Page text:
transparency to mid- and low-frequency sound, providing acoustic
support to the musicians and audience while allowing the volume
above the ceiling to generate reverberance. The ceiling panels form
a convex shape overall and exhibit a gently glowing surface when
The Theater is equipped to the highest standards available to professional theater companies and offers an extraordinary resource for Rensselaer's experimental artists and student performers. The Theater can be used with or without its orchestra pit. Movable seating at the parterre level, along the sides, allows artists to configure the theater as a proscenium space or to extend the playing area along the sides of the audience.
The framing of the side galleries accommodates the attachment of
projection screens and loudspeakers, allowing the audience to be
immersed in virtual environments. Finished with maple floors and
high-quality plaster walls, the theater has a slightly less formal
treatment than the concert hall, so that its architectural presence
can recede when the stage lights come up.
Studio 1 is a true "black box" venue with minimal architectural
finish, well suited for audio and music but optimized for
scientific visualization, multi-screen and immersive performances,
and dance. The walls are composed of adjustable acoustic wall
diffusion panels and are also painted matte black.
Studio 2 is a smaller sibling of Studio 1, and while being well
suited for dance and visual presentations, it is optimized for
music recitals and recording and therefore has a "lights on"
architectural character rather than being a black box. Studio 2 is
finished with a resilient maple floor and ivory colored adjustable
acoustic wall diffusion panels.
From an engineering and technological standpoint, EMPAC is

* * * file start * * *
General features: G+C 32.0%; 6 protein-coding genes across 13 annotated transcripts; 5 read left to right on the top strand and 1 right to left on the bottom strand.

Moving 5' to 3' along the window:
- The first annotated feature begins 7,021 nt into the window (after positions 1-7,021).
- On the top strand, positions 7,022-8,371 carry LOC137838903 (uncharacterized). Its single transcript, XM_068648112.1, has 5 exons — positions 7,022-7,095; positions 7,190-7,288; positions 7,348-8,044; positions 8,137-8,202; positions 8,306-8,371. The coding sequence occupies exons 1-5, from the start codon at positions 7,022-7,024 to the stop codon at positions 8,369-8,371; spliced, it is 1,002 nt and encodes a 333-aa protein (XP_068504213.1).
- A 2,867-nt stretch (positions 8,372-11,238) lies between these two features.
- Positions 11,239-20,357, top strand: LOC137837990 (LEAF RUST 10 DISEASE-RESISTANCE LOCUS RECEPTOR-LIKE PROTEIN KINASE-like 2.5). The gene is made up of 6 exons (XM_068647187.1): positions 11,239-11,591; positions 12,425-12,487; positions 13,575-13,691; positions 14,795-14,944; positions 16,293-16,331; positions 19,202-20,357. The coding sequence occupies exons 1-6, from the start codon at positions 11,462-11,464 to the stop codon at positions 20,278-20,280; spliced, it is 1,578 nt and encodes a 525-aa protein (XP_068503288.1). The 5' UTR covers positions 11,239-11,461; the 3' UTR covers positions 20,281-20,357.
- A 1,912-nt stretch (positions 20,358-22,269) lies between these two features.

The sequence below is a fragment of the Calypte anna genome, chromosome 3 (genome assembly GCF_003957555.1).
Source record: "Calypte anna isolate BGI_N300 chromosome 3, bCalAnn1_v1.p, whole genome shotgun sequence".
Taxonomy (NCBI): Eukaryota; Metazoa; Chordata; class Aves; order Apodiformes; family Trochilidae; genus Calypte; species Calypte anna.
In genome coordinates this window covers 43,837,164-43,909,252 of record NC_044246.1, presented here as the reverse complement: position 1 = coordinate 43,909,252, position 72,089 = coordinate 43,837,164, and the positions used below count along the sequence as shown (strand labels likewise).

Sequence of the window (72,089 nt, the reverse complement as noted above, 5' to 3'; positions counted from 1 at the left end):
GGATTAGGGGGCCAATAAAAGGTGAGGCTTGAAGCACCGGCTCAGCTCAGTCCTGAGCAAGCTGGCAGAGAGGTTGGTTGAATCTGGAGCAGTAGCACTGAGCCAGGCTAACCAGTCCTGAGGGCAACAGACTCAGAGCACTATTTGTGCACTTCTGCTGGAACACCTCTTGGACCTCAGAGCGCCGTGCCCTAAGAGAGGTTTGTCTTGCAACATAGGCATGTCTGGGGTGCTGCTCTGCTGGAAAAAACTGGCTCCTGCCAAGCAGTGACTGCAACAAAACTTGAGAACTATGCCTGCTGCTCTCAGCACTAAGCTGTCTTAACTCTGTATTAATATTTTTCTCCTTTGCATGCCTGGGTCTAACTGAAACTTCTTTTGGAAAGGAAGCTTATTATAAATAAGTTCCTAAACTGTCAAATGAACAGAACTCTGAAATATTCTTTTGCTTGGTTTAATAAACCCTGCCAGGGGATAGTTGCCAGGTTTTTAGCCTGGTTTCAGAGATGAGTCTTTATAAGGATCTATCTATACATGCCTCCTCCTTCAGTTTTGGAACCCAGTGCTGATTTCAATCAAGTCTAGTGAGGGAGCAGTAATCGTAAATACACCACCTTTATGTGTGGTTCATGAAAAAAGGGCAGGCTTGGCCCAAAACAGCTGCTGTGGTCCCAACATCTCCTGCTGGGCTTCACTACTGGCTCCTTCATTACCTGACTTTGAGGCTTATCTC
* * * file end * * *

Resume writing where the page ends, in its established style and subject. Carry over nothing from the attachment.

state-of-the-art. Each of the contiguous spaces is built in
acoustic isolation from one another. The HVAC system, virtually
silent to preserve the integrity of performances and research, uses
displacement ventilation to push air through registers under the
The massive 20,000-square-foot glass curtain wall features mullions that carry heated water to insulate the space from the Northern New York winter. This is the first time that this technology has been adopted in the United States.
Linked to the university's powerful supercomputer (the Computational Center for Nanotechnology Innovations, CCNI), which will enable complex modeling and visualization, EMPAC will be a platform for the Rensselaer campus, its academic partners, and visiting artists from around the globe to experiment in critical fields.
The design team is submitting the project for Leadership in Energy and Environmental Design (LEED) certification and seeking a Silver rating.
Facts about EMPAC
Concert Hall: 11,500 ft2 (seating 1,200)
Theater: 4,500 ft2 (seating 400)
Studio 1: 3,500 ft2
Studio 2: 2,500 ft2
Rehearsal Studio: 1,500 ft2
Sir Nicholas Grimshaw
Architect of Record:
Davis Brody Bond Aedas
J. Max Bond Jr., FAIA / William Paxson, AIA
Ernesto Bachiller, AIA
Steven J. Fischer
AIA, Robert Halverson
Nathan Hoyt, AIA
Craig Schwitter, Partner-in-Charge Structural Engineering
Denzil Gallagher, Partner-in-Charge of MEP Engineering
Buro Happold and Laszlo Bodak Engineering
Buro Happold and Turner Construction Company
Kirkegaard Associates (Chicago, IL)
Photographed by Chuck Choi and Kristen Richards
Last updated: December 13, 2012